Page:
Chillington Wharf, Wolverhampton.
We have cruised past this on our boat several times – and been past on the train. More recently, I pass this on one of my regular dog walks. A sad shadow of its former self, the canal basin in the centre (still connected to the canal behind the camera) was in later years flanked by railway sidings to enable the transfer of goods between canal and railway. Chillington Wharf still survives, although the fact that it is Grade II listed is not apparent by the appalling state of the buildings.Built in 1830 to service one of the many ironworks in the area, it came under the ownership of the London & North Western Railway when the land was sold off following the ironworks going into receivership in 1885. Towards the end of the century major works had transformed the scene with two basins (one subsequently converted by the London Midland & Scottish Railway to a rail head when the crane to the left was added). Much of the rails still exist at Chillington Wharf, although now unused. It is currently owned by Network Rail and leased to DB Schenker. It is probably one of the best surviving examples of a canal / rail interchange left in the country, so its current poor state of repair is so very disappointing.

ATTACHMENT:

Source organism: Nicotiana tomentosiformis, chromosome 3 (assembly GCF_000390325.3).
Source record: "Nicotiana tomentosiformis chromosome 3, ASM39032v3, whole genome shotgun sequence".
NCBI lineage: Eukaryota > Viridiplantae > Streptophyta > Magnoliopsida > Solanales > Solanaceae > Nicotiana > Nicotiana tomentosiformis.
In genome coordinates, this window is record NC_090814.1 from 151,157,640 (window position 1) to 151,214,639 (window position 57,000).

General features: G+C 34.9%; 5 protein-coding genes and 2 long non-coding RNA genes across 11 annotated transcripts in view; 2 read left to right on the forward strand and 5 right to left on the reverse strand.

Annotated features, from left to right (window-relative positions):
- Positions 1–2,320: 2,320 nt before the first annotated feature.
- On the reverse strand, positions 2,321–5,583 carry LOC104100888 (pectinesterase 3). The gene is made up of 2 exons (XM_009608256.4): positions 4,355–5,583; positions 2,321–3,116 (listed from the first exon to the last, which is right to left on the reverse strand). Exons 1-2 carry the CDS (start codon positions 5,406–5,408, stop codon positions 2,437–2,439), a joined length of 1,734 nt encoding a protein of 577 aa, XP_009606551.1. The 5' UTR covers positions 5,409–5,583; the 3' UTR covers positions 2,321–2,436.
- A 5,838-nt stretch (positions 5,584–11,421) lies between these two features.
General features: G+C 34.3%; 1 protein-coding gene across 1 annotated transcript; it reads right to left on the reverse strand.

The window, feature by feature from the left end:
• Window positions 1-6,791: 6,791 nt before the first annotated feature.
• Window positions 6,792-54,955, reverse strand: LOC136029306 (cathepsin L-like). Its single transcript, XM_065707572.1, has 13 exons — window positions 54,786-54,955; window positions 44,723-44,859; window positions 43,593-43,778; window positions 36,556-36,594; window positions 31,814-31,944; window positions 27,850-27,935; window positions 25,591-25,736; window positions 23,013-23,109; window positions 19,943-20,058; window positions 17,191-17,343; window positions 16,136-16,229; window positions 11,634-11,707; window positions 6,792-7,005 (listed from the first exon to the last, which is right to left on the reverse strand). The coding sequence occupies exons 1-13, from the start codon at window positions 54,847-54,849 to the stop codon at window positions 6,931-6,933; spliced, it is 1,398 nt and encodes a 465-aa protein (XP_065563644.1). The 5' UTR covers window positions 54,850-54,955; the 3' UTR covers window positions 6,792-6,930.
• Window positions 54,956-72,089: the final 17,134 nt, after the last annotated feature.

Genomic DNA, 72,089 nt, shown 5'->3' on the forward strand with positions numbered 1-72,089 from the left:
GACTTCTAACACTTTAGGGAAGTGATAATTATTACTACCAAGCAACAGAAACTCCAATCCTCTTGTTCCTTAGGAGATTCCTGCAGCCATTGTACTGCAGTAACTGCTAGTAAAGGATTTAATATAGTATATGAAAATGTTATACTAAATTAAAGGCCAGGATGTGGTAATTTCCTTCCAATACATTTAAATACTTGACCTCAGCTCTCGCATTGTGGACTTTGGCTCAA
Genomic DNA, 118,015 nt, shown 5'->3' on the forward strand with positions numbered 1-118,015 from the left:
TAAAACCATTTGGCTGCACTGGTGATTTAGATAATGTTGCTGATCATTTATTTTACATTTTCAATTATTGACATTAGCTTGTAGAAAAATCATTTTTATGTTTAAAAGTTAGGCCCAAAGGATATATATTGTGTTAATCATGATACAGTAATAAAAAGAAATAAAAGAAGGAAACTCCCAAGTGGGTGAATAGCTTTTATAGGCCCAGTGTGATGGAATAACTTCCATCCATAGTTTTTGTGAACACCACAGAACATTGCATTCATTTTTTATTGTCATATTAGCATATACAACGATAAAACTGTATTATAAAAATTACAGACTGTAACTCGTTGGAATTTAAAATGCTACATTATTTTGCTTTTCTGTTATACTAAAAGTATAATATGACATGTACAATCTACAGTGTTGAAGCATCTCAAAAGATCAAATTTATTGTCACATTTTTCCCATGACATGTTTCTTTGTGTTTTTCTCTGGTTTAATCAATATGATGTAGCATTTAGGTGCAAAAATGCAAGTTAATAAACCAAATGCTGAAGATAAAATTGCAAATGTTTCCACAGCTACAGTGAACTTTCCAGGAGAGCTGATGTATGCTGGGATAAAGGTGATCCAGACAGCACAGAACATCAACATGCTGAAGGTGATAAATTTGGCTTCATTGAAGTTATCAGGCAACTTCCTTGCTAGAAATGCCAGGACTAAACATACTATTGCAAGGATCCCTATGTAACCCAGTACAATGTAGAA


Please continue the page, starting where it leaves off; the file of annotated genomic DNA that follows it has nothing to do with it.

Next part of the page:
For a fuller history, see the BCN Society website.
- Taken: 22 Apr 2020
- Camera: Canon 5D MkIII
- Lens: Canon EF 24-70mm 1:2.8 L II USM
- Focal Length 24mm
- 1/50 sec
- ISO 100